Flatfoot is a condition in which the arch of the foot is depressed and the sole of the foot is almost completely in contact with the ground. About 20-30% of the population generally has flat feet because their arches never formed during growth.

Conditions & Problems:

Having flat feet makes it difficult to run or walk because of the stress placed on the ankles.

Alignment – The general alignment of your legs can be disrupted, because the ankles move inward which can cause major discomfort.

Knees – If you have complications with your knees, flat feet can be a contributor to arthritis in that area.  

Symptoms

  • Pain around the heel or arch area
  • Trouble standing on the tip toe
  • Swelling around the inside of the ankle
  • Flat look to one or both feet
  • Having your shoes feel uneven when worn

Treatment

If you are experiencing pain and stress on the foot you may weaken the posterior tibial tendon, which runs around the inside of the ankle. 

If you have any questions please feel free to contact our office located in Marble Falls, TX . We offer the newest diagnostic and treatment technologies for all your foot and ankle needs.

Read more about Flat Feet
Tuesday, 16 November 2021 00:00

If your active child is suddenly complaining of foot pain, walking on their tippy toes, or limping, they may have Sever’s disease. Though the name can sound frightening, Sever’s disease is actually an injury. It occurs when the growth plate in your child’s heel bone is damaged due to repetitive strain from running, jumping, and other athletic activities. At home, you can help your child find relief by resting and icing the affected foot (it often affects both feet at once) and encouraging them to wear comfortable, supportive shoes. Seeing a podiatrist, who can prescribe orthotics, suggest exercises to help relieve symptoms, and rule out any other potential causes for your child’s pain, can also be very beneficial.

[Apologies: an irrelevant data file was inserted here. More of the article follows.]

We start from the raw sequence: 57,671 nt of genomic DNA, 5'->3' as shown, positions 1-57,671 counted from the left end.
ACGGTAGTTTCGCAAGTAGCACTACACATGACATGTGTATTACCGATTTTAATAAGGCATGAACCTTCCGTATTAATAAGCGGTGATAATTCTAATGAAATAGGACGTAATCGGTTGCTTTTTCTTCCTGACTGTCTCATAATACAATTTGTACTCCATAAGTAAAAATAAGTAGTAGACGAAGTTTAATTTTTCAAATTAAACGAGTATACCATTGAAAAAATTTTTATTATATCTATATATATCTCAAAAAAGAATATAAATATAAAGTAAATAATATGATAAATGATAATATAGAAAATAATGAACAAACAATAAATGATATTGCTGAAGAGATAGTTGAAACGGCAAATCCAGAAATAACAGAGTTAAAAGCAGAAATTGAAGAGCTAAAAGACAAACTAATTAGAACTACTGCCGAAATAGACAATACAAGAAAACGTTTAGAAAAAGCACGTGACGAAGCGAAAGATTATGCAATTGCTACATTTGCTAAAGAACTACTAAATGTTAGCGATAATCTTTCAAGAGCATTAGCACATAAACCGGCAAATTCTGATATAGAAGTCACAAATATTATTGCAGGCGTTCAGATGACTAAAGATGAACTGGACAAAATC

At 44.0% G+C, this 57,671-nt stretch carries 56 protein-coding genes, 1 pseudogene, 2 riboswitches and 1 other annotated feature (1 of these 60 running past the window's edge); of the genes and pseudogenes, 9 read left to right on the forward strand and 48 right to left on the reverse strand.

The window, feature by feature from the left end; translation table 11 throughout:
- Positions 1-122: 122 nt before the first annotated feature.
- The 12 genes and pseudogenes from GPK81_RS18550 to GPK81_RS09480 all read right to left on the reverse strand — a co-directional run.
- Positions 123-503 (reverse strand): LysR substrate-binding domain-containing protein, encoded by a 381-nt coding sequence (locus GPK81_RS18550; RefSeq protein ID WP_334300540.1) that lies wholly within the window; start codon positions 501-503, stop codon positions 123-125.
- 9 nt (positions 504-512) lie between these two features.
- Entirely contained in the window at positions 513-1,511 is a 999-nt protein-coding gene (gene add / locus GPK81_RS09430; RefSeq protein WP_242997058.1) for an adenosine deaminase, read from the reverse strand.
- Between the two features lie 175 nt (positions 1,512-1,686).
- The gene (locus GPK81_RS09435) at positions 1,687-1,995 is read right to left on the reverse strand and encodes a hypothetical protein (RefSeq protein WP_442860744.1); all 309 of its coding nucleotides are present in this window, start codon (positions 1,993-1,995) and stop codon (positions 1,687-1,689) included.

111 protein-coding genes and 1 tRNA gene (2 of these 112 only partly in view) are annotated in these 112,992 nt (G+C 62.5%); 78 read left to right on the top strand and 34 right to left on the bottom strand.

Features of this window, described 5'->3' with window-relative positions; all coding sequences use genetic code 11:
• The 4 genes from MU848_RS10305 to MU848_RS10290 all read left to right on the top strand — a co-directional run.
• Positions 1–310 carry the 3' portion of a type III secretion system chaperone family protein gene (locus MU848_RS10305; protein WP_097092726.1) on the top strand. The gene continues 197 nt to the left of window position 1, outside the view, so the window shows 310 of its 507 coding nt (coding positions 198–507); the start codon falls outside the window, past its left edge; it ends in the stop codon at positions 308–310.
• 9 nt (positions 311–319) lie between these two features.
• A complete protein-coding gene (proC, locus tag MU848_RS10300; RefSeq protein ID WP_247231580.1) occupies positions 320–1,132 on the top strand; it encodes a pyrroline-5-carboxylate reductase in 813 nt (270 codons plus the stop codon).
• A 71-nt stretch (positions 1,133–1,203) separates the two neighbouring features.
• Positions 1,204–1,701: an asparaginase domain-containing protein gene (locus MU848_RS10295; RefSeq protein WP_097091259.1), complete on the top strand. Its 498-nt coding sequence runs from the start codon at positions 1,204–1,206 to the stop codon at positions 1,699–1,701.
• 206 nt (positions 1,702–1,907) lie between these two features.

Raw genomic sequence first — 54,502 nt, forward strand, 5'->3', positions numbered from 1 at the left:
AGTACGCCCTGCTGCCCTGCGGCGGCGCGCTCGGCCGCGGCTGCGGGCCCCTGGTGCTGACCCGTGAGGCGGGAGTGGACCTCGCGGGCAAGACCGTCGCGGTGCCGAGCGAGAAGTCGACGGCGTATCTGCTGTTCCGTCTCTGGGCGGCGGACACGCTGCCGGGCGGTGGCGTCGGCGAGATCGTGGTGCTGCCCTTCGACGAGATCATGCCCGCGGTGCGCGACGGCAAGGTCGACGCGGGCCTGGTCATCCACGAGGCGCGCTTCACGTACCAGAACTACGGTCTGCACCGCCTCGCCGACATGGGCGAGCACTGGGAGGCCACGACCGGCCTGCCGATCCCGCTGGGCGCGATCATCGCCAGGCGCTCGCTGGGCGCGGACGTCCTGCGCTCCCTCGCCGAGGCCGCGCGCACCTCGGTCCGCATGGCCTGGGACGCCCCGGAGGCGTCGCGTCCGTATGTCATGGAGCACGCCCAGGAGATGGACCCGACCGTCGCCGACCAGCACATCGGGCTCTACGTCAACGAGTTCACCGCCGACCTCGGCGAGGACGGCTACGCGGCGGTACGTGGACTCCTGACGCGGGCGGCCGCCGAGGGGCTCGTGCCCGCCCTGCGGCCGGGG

Sever's disease often occurs in children and teens. If your child is experiencing foot or ankle pain, see Frank Henry, DPM from Marble Falls, TX. Our doctor can treat your child’s foot and ankle needs.

Sever’s Disease

Sever’s disease is also known as calcaneal apophysitis, which is a medical condition that causes heel pain I none or both feet. The disease is known to affect children between the ages of 8 and 14.

Sever’s disease occurs when part of the child’s heel known as the growth plate (calcaneal epiphysis) is attached to the Achilles tendon. This area can suffer injury when the muscles and tendons of the growing foot do not keep pace with bone growth. Therefore, the constant pain which one experiences at the back of the heel will make the child unable to put any weight on the heel. The child is then forced to walk on their toes.

Symptoms

Acute pain – Pain associated with Sever’s disease is usually felt in the heel when the child engages in physical activity such as walking, jumping and or running.

Highly active – Children who are very active are among the most susceptible in experiencing Sever’s disease, because of the stress and tension placed on their feet.

If you have any questions, please feel free to contact our office located in Marble Falls, TX . We offer the newest diagnostic and treatment technologies for all your foot and ankle injuries.

Read more about Sever's Disease
Friday, 12 November 2021 00:00